I sent this article off for possible publication in Orion magazine, “a bimonthly, advertising-free magazine devoted to creating a stronger bond between people and nature,” according to the Orion website. It’s topic is timely, so I thought I would also share it here. I welcome your responses! Please comment below.
By Heidi Marttila-Losure
“Some environments squelch new ideas; some environments seem to breed them effortlessly. The city and the Web have been such engines of innovation because, for complicated historical reasons, they are both environments that are powerfully suited for the creation, diffusion, and adoption of good ideas.”
— Steven Johnson, “Where Good Ideas Come From”
An energetic male voice spoke this idea from the smartphone I had tucked into my pocket as I walked on a gravel road near my home on a farm in rural South Dakota. I watched the dust rise from the feet of my two old dogs as they walked ahead of me; after two years in which rubber boots were sometimes required to walk my usual routes, the overly wet weather had turned without drama to drought last spring, a drought that had only deepened as the growing season passed.
Part of Johnson’s argument resonated with me, as my return to this place after 12 years away was made possible in part by the easy connection of nearly all corners of the world, including this one, via the Internet. When my mother-in-law married a farmer and moved to his family’s farm in Iowa 37 years ago, she knew no one else in her circle of friends had ever read Dostoyevsky; now my college friends and former newspaper co-workers are an easy e-mail away, and I can hear about what they are reading and much more via Facebook. The isolation of winter on the farm that sometimes drove pioneer women insane isn’t likely now—as long as the Internet stays connected. I do my work online, I get most of my news online, and I had in fact connected to this audio book about ideas via the Web—in itself a fine example of the diffusion of ideas.
But the land I looked over as I walked was far from the urban hotbed of ideas that Johnson described. I am unlikely to see another person on my walks, unless it is planting, harvest, or hunting season, in which case I might get a wave from the driver of a passing pickup. I have two preferred walking routes: One takes me past a grouping of farms, one in each direction of a rural intersection. Today, most farms are a mile or more from one another, but these farms, established in pioneering days, are all within shouting distance. Laughter might have drifted across the pasture between farmsteads; other farmwives would have been within an easy walk for afternoon coffee. Now the farmhouses are all empty. The last farmers left a few years ago to retire in the larger town where their daughter and grandchildren live.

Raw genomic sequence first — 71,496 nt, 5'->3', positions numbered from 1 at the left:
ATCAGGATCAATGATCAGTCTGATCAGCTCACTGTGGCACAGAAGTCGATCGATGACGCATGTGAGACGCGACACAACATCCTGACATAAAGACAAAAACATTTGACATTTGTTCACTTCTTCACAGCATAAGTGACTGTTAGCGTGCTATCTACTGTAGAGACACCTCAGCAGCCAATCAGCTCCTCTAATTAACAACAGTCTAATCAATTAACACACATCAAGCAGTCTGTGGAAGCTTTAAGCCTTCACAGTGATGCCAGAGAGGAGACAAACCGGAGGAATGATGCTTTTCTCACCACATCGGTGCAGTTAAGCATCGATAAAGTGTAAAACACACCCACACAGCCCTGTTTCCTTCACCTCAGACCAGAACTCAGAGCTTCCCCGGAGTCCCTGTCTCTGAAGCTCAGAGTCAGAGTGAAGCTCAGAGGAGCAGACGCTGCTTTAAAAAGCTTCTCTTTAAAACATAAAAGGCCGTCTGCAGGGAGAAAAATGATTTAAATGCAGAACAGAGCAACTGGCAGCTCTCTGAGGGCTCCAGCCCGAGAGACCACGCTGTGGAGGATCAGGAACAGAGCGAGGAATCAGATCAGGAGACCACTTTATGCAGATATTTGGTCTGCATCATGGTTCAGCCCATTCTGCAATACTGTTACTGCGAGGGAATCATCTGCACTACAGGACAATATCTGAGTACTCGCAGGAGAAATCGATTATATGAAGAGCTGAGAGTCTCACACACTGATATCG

My other walking route takes me to the cemetery where many of my neighbors are buried, as well as my father and many of my aunts and uncles who were raised on the farm where I also grew up, and where I’ve now resettled. There’s not much conversation in either of my walking destinations, and what there is tends to be one-sided.
So I could see Johnson’s point. He argues that urban coffeehouses are places where people can take their hunches to mingle with other hunches and copulate into truly great ideas; my own hunches have slim pickings for future mates near my rural homeplace.
But I think Johnson has missed a key truth about rural places: If I am unlikely to find any witty repartee on my walk, the land itself provides plenty of serendipitous interactions, and it speaks a truth rooted in the reality, both harsh and beautiful, of the world we inhabit.
One day I saw a mink cross the road far ahead of me. I wondered, as I watched it, what a PETA supporter would have said about the sighting. They would have been happy to see it free, I supposed, even if its presence meant that some of the ground-nesting birds in the area would have fewer young making it to adulthood. My thoughts went further: Which was more ethical: Growing mink on a farm, or trapping mink from the wild? Perhaps neither. But these were interesting thoughts that would likely not have come to me in any coffeehouse. Or at least, they would have been abstract, compared to my thoughts as I knew a mink hid in the cattails ahead of me.